I remember exactly where I was (my hair salon, changing out of my robe) when my publicist called to tell me that Good in Bed had gotten a starred Kirkus review and I asked her, “What is Kirkus?” (It is a big, respected trade publication that gives books some of their earliest press.) I remember seeing the book’s cover for the first time as it rolled out of the then state-of-the-art fax machine. I remember seeing my book in the Borders on Walnut Street in Philadelphia for the first time, back when there were Borders stores, and watching a woman, a stranger, pick it up. “If you buy it, I’ll sign it for you,” I offered. I remember where I was sitting—the Bertucci’s restaurant in Avon, Connecticut, with my mother’s book club—when my brother Joe slipped into the store and handed me a piece of paper that read, “You are #35 on the New York Times best-seller list.”

Maybe the clarity of the memories of my early days is why it’s sometimes hard to believe that I am 20 years and 16 books past those days. Maybe it’s that every new book sends me right back to the beginners’ club again. Whatever the reason, it’s easy to forget that I am no longer a debut novelist, that I’m no longer the shiny new thing. Instead of appearing on lists of the best new writers—or the best new writers under 30 (or 40)—I’m sometimes the one creating those lists.

Like many, many people, I believed that success would fix me. I thought there were achievements I could check off, benchmarks I could hit, that would silence the shrieking inside me, the voice that says, “You’re not good enough and you never will be.” If I finish a novel. If I sell a novel. If I’m reviewed here or profiled there. If the novel is made into a movie. If the novel is on the best-seller list. If it’s number one on the best-seller list. One by one, I’ve checked off the goals and waited for that to be enough. And waited, and waited, and waited.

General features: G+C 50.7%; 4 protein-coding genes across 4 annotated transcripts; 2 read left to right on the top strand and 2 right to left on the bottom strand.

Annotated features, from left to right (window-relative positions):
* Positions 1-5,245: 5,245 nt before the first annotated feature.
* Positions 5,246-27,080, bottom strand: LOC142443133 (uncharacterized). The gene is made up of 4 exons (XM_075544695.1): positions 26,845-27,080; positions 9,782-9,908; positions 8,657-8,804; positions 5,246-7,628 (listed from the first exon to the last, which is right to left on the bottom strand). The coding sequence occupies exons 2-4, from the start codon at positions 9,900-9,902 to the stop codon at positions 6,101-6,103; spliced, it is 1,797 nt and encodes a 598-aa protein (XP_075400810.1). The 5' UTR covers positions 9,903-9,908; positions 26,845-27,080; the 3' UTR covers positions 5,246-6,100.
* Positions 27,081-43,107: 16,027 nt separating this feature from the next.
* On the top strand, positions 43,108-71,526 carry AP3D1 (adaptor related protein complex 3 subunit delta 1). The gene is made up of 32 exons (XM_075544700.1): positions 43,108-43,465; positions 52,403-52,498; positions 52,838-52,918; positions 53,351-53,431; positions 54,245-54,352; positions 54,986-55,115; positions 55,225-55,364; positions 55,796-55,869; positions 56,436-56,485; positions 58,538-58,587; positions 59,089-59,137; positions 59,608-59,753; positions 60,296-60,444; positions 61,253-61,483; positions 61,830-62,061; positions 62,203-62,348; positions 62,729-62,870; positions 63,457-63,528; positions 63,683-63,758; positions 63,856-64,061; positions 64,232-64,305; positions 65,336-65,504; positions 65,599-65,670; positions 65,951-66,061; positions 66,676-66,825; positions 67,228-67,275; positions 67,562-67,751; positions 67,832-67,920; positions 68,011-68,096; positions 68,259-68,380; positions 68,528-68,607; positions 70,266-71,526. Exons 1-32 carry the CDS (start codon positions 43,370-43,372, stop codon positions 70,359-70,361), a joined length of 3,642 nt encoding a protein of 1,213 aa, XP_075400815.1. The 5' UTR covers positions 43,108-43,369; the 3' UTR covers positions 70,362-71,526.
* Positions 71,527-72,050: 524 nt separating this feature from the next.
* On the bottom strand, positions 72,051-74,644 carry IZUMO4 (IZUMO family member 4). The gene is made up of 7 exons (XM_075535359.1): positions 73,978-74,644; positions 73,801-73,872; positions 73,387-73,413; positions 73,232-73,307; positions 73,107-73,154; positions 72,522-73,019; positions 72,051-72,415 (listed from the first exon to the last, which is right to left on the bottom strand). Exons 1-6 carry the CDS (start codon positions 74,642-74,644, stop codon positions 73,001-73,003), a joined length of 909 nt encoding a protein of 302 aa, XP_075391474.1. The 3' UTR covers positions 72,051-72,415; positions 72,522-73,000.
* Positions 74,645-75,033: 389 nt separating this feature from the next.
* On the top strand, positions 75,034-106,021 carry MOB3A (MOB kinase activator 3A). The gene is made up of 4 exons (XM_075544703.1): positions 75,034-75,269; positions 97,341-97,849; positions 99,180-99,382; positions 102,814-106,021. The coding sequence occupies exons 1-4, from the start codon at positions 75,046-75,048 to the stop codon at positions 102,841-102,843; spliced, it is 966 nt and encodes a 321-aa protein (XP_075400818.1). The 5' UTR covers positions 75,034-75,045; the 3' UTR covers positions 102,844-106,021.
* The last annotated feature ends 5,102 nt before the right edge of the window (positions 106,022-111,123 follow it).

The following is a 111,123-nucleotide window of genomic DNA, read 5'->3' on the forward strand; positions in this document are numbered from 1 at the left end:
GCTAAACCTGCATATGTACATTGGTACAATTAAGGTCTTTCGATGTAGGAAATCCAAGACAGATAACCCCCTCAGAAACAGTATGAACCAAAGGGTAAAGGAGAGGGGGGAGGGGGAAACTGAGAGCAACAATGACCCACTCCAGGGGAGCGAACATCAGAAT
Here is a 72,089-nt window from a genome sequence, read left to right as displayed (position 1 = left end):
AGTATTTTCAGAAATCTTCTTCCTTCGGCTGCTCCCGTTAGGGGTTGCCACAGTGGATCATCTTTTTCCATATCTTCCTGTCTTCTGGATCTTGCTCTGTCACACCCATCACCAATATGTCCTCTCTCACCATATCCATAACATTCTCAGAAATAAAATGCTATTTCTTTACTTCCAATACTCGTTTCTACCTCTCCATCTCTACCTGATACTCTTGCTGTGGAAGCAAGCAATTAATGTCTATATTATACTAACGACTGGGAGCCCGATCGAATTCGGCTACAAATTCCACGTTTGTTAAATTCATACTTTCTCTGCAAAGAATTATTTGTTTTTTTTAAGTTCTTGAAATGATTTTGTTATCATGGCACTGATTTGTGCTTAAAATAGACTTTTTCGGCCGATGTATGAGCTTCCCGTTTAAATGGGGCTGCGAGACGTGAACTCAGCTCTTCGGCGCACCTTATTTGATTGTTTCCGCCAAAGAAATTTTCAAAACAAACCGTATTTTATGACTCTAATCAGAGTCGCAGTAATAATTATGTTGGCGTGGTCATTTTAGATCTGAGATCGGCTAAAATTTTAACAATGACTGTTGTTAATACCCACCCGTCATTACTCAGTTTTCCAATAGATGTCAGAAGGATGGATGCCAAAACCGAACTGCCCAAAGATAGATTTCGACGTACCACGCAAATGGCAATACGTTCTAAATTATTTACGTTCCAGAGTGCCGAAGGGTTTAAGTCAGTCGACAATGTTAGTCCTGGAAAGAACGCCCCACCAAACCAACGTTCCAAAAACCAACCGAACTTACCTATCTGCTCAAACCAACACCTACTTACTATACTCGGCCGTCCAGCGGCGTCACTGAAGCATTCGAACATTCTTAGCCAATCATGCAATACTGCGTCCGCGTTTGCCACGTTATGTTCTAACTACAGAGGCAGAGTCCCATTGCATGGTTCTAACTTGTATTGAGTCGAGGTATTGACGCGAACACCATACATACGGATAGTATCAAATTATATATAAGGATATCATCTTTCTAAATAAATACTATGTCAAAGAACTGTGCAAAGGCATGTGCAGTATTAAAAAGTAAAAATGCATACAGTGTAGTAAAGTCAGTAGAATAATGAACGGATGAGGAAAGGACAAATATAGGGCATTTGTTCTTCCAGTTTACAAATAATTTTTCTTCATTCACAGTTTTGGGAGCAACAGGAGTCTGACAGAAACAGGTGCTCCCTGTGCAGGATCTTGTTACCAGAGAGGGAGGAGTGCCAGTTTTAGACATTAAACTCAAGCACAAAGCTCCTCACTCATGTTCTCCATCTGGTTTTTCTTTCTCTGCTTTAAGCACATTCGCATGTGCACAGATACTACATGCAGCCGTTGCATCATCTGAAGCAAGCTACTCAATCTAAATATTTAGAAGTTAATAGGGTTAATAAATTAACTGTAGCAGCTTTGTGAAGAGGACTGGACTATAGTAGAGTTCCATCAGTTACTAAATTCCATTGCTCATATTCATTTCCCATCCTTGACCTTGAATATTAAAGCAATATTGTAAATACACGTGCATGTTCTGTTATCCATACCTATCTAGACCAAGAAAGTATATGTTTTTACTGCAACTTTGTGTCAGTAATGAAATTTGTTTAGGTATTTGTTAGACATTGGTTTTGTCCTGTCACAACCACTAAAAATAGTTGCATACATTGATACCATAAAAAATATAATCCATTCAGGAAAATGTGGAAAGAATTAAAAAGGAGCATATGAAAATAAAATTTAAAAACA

Here is what I’ve learned: The climb is more fun than the tenure part. Getting to the top is more enjoyable than trying to stay there. And if you feel empty, if you feel less than, or invisible, or unhappy, or unworthy, then there is no achievement (at least, none I’ve found) that will fix it. If you’re chasing those benchmarks—a specific title, a generous salary, a big house, a fancy car—hitting them might satisfy you for a time, but there will always be something bigger and better to chase. The work has to be its own reward, because external validations will never be enough.